Donna Tullia could hardly wait until the day when Del Ferice was coming to dinner: she was several times on the point of writing a note to ask him to come at once. But she wisely refrained, guessing that the more she pressed him the more difficulties he would make. At last he came, looking pale and worn—interesting, as Donna Tullia would have expressed it. The old Countess talked a great deal during dinner; but as she was too deaf to hear more than a quarter of what was said by the others, the conversation was not interesting. When the meal was over, she established herself in a comfortable chair in the little sitting-room, and took a book. After a few minutes, Donna Tullia suggested to Del Ferice that they should go into the drawing-room. She had received some new waltz-music from Vienna which she wanted to look over, and Ugo might help her. She was not a musician, but was fond of a cheerful noise, and played upon the piano with the average skill of a well-educated young woman of the world. Of course the doors were left open between the drawing-room and the boudoir, where the Countess dozed over her book and presently fell asleep.
Donna Tullia sat at the grand piano, and made Del Ferice sit beside her. She struck a few chords, and played a fragment of dance-music.
"Of course you have heard that Don Giovanni is gone?" she asked, carelessly. "I suppose he is gone to Saracinesca; they say there is a very good road between that and Astrardente."
"I should think he would have more decency than to pursue the Duchessa in the first month of her mourning," answered Del Ferice, resting one arm upon the piano, and supporting his pale face with his hand as he watched Donna Tullia's fingers move upon the keys.
"Why? He does not care what people say—why should he? He will marry her when the year is out. Why should he care?"
"He can never marry her unless I choose to allow it," said Del Ferice, quietly.
"So you told me the other night," returned Donna Tullia. "But you will allow him, of course. Besides, you could not stop it, after all. I do not believe that you could." She leaned far back in her chair, her hands resting upon the keys without striking them, and she looked at Del Ferice with a sweet smile. There was a moment's pause.
"I have decided to tell you something," he said at last, "upon one condition."
"Why make conditions?" asked Donna Tullia, trying to conceal her excitement.
"Only one, that of secrecy. Will you promise never to mention what I am going to tell you without previously consulting me? I do not mean a common promise; I mean it to be an oath." He spoke very earnestly. "This is a very serious matter. We are playing with fire and with life and death. You must give me some guarantee that you will be secret."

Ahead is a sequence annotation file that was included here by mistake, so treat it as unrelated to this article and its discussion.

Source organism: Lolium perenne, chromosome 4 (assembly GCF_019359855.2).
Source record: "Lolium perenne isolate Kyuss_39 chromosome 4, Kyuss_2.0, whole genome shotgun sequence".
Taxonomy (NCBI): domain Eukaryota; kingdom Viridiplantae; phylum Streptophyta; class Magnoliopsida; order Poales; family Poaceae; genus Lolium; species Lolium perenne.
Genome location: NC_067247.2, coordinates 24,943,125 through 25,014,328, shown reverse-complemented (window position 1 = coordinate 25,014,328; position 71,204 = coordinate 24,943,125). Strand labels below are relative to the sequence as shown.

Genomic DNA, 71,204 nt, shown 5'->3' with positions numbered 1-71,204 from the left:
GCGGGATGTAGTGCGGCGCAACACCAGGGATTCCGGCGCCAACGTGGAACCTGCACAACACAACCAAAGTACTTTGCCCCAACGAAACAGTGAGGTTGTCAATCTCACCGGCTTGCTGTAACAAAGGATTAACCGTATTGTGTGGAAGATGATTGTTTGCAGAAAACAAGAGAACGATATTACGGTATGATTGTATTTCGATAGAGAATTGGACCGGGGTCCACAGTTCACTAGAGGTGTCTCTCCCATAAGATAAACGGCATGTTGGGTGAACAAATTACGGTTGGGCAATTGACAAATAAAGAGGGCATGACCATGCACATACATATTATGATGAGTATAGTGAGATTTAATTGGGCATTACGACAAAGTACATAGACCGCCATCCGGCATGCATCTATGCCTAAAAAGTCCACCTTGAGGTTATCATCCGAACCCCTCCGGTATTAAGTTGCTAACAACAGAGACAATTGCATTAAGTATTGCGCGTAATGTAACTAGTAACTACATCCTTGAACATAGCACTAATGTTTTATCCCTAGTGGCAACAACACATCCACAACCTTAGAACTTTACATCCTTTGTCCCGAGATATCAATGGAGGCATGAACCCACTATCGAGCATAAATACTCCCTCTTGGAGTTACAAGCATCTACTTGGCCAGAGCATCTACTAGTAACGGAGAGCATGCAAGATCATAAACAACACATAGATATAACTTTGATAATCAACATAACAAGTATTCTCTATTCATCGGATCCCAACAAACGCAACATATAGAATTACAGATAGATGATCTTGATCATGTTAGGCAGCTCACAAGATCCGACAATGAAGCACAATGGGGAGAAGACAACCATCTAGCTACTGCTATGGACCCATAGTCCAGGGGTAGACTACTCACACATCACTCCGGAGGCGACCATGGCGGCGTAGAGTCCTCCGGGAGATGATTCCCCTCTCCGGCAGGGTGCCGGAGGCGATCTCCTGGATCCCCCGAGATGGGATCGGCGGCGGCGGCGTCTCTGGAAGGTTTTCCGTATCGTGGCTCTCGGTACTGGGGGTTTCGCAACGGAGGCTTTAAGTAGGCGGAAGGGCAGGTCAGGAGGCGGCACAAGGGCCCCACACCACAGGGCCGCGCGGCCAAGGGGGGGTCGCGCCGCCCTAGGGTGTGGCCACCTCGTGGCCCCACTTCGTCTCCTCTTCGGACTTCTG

His manner impressed Donna Tullia; she had never seen him so much in earnest in her life.
"I will promise in any way you please," she said.
"Then say this," he answered. "Say, 'I swear and solemnly bind myself that I will faithfully keep the secret about to be committed to me; and that if I fail to keep it I will atone by immediately marrying Ugo del Ferice—'"
"That is absurd!" cried Donna Tullia, starting back from him. He did not heed her.
"'And I take to witness of this oath the blessed memory of my mother, the hope of the salvation of my soul, and this relic of the True Cross.'" He pointed to the locket she wore at her neck, which she had often told him contained the relic he mentioned.
"It is impossible!" she cried again. "I cannot swear so solemnly about such a matter. I cannot promise to marry you."
"Then it is because you cannot promise to keep my secret," he answered calmly. He knew her very well, and he believed that she would not break such an oath as he had dictated, under any circumstances. He did not choose to risk anything by her indiscretion. Donna Tullia hesitated, seeing that he was firm. She was tortured with curiosity beyond all endurance.
"I am only promising to marry you in case I reveal the secret?" she asked. He bowed assent. "So that I am really only promising to be silent? Well, I cannot understand why it should be solemn; but if you wish it so, I will do it. What are the words?"
He repeated them slowly, and she followed him. He watched her at every word, to be sure she overlooked nothing.
"I, Tullia Mayer, swear and solemnly bind myself that I will faithfully keep the secret about to be committed to me; and that if I fail to keep it, I will atone by immediately marrying Ugo del Ferice"—her voice trembled nervously: "and I take to witness of this oath the blessed memory of my mother, the hope of the salvation of my soul, and this relic of the True Cross." At the last words she took the locket in her fingers.
"You understand that you have promised to marry me if you reveal my secret? You fully understand that?" asked Del Ferice.
"I understand it," she answered hurriedly, as though ashamed of what she had done. "And now, the secret," she added eagerly, feeling that she had undergone a certain humiliation for the sake of what she so much coveted.
"Don Giovanni cannot marry the Duchessa d'Astrardente, because"—he paused a moment to give full weight to his statement—"because Don Giovanni Saracinesca is married already."
"What!" cried Donna Tullia, starting from her chair in amazement at the astounding news.
"It is quite true," said Del Ferice, with a quiet smile. "Calm yourself; it is quite true. I know what you are thinking of—all Rome thought he was going to marry you."
Donna Tullia was overcome by the strangeness of the situation. She hid her face in her hands for a moment as she leaned forward over the piano. Then she suddenly looked up.
"What a hideous piece of villany!" she exclaimed, in a stifled voice. Then slowly recovering from the first shock of the intelligence, she looked at Del Ferice; she was almost as pale as he. "What proof have you?" she asked.